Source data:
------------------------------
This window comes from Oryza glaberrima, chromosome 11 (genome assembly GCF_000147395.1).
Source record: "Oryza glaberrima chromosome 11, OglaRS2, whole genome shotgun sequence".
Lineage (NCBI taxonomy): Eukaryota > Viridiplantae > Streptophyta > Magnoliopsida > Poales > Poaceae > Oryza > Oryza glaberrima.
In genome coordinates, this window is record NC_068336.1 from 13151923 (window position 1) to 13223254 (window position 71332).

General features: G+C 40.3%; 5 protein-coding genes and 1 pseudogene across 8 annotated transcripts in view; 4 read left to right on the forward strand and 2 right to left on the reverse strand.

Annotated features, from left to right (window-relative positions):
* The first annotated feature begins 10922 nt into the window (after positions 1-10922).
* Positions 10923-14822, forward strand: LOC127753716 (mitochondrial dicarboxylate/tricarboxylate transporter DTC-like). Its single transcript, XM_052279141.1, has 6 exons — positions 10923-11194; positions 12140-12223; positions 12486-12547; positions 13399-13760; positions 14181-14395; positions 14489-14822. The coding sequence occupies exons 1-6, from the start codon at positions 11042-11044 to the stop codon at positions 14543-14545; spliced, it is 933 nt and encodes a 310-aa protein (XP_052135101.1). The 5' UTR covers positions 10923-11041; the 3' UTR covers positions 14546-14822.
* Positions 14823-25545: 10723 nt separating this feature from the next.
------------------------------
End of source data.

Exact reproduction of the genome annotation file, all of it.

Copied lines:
This window comes from Oryza glaberrima, chromosome 11 (genome assembly GCF_000147395.1).
Source record: "Oryza glaberrima chromosome 11, OglaRS2, whole genome shotgun sequence".
Lineage (NCBI taxonomy): Eukaryota > Viridiplantae > Streptophyta > Magnoliopsida > Poales > Poaceae > Oryza > Oryza glaberrima.
In genome coordinates, this window is record NC_068336.1 from 13151923 (window position 1) to 13223254 (window position 71332).

General features: G+C 40.3%; 5 protein-coding genes and 1 pseudogene across 8 annotated transcripts in view; 4 read left to right on the forward strand and 2 right to left on the reverse strand.

Annotated features, from left to right (window-relative positions):
* The first annotated feature begins 10922 nt into the window (after positions 1-10922).
* Positions 10923-14822, forward strand: LOC127753716 (mitochondrial dicarboxylate/tricarboxylate transporter DTC-like). Its single transcript, XM_052279141.1, has 6 exons — positions 10923-11194; positions 12140-12223; positions 12486-12547; positions 13399-13760; positions 14181-14395; positions 14489-14822. The coding sequence occupies exons 1-6, from the start codon at positions 11042-11044 to the stop codon at positions 14543-14545; spliced, it is 933 nt and encodes a 310-aa protein (XP_052135101.1). The 5' UTR covers positions 10923-11041; the 3' UTR covers positions 14546-14822.
* Positions 14823-25545: 10723 nt separating this feature from the next.